In a recent article, the International Monetary Fund noted that the global economy is facing “an increasingly gloomy and uncertain outlook” amid slower growth, higher-than-expected inflation and war in Europe. The repercussions of this backdrop for consumers are profound: Their purchasing power is reduced. Marketers who are experiencing media inflation and budget cuts themselves are facing implications that are just as clear. They need more reliable and timely insights about audiences’ changing behaviors to help their organizations through these testing times.

This uncertain picture is complicated further by ongoing changes to the data economy. As two MIT Media Lab professors wrote in this Harvard Business Review article, consumer mistrust, government action and market competition are converging to force businesses to make fundamental changes to how data is sourced, managed and used. 

Unlocking faster, smarter, deeper insights

Marketers know all too well the challenges surrounding this trend. For example, from a measurement perspective, multitouch attribution tools are no longer fit for purpose in a privacy-focused world. While marketing mix modeling remains a reliable way to measure the long-term, strategic impacts of media campaigns, what’s missing is a way to measure where, when and to what extent consumers are interacting with campaigns and delivering growth over the short term.

The good news is that there is a solution to help solve this conundrum. Here at Gain Theory, we’ve developed Sensor, an innovative tool that provides deep insights about audiences that marketers can use to optimize all their media on a weekly or monthly basis.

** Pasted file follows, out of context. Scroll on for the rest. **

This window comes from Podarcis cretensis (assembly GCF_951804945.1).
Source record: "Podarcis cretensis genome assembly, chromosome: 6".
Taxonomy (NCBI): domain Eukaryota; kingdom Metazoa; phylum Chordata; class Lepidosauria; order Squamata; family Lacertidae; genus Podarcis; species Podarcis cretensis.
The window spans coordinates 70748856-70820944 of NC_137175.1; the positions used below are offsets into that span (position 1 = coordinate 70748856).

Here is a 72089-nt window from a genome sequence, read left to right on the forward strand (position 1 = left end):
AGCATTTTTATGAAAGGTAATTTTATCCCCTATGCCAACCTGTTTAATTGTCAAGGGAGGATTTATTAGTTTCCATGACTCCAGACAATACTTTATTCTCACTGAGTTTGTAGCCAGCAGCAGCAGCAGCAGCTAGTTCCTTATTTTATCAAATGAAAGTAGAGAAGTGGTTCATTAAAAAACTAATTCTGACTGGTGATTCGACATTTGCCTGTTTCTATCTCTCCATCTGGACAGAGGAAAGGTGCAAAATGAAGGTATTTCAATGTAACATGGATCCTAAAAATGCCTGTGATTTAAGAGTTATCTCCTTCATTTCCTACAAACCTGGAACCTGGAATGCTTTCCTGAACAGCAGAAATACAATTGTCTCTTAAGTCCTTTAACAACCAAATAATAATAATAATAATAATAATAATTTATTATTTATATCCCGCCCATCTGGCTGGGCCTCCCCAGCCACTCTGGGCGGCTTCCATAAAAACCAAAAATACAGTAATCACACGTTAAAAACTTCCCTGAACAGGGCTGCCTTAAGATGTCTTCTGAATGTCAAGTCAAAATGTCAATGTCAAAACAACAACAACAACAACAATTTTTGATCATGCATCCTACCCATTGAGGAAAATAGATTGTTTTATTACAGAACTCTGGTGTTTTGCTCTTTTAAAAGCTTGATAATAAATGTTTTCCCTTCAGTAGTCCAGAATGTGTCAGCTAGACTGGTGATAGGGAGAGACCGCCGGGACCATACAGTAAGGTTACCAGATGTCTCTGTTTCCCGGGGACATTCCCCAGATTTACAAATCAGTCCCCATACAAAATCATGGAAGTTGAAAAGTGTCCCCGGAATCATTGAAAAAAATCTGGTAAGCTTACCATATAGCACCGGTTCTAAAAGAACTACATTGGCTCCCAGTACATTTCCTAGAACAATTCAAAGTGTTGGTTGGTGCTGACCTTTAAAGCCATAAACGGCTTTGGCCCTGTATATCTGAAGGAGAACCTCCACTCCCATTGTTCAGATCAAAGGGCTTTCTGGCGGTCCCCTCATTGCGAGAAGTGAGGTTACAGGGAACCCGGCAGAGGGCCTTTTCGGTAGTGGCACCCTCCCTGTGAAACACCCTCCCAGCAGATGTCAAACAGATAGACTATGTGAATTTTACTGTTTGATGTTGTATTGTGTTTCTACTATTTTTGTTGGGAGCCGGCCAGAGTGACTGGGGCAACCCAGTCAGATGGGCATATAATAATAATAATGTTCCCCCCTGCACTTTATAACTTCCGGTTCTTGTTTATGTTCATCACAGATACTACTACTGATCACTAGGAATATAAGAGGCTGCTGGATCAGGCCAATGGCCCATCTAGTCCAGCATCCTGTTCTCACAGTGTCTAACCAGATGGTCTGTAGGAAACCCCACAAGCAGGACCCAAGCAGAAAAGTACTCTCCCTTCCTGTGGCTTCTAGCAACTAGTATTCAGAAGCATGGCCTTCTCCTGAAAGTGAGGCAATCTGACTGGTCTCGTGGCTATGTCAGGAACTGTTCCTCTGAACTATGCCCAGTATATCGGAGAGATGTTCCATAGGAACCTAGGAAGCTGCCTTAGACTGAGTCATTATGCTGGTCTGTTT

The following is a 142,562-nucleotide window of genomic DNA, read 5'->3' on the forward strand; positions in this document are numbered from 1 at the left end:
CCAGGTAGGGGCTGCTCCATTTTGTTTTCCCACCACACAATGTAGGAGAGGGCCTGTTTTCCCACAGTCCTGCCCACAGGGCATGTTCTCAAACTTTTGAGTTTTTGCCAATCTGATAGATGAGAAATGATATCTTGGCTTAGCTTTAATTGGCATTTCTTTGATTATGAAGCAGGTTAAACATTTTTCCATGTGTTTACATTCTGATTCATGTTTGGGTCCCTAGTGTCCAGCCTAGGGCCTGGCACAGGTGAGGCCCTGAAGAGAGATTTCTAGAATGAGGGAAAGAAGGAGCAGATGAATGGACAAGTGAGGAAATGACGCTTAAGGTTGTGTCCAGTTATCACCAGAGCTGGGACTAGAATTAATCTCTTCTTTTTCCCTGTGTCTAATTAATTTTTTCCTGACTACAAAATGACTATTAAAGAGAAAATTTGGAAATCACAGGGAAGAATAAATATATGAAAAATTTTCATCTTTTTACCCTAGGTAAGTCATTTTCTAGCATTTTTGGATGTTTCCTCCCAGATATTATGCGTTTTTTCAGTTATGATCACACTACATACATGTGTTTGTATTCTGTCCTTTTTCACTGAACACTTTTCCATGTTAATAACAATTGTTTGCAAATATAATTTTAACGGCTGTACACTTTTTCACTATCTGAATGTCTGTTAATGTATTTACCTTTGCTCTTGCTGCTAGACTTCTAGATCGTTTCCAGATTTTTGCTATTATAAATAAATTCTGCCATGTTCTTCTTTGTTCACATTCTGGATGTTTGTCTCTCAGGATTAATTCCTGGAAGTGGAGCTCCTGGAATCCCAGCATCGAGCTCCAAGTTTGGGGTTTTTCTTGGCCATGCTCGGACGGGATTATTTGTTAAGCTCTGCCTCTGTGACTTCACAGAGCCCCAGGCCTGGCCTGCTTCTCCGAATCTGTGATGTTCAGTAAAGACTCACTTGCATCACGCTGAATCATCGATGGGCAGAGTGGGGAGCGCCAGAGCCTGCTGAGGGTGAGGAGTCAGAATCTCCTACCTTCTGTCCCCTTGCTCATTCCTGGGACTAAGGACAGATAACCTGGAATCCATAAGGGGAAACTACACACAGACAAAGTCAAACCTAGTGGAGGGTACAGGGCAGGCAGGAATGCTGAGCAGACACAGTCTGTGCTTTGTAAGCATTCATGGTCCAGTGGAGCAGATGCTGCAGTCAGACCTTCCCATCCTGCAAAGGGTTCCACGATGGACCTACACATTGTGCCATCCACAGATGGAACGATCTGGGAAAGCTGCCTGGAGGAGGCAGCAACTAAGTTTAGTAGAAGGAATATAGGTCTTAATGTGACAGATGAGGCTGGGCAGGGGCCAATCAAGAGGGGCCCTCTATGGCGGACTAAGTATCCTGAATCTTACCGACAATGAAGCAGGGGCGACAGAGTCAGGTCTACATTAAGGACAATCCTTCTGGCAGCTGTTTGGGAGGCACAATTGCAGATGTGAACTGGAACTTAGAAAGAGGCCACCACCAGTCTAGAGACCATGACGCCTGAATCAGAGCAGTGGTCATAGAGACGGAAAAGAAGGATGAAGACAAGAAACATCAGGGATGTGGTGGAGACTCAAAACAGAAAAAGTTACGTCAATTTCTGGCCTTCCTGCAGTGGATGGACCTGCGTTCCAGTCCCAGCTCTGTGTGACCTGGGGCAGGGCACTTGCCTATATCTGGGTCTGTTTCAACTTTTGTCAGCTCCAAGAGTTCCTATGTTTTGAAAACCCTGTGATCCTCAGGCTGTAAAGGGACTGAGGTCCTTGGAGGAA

Sensor has been delivering real-world results for several years. One multinational beverage company, which measures the relative effectiveness of its media spend across digital platforms, credited Sensor with delivering a 30% year-on-year improvement in media ROI

In addition, a global automotive manufacturer, which used Sensor to measure and optimize an omnichannel marketing campaign, saw the campaign deliver $56 million in additional revenue and a 2.5% uplift in margin.

Crucially, companies like these are benefiting from being able to measure the impact their media investments are having on audiences with privacy-compliant data. 

Want to compare how successful your paid social campaign was with high-income males in Miami versus low-income males in San Francisco? Using granular geographic data, every ad placement on every channel can be analyzed on a daily basis. It can also be combined with other data such as local weather, economic indicators and promotions to create deeper insights.

Want to know how effective your radio advertising is at driving different audience groups to shop at your online store, compared with ads served on podcasts? Thanks to cross-channel analysis, this data can be displayed on a dashboard that enables marketers to make smarter investment decisions.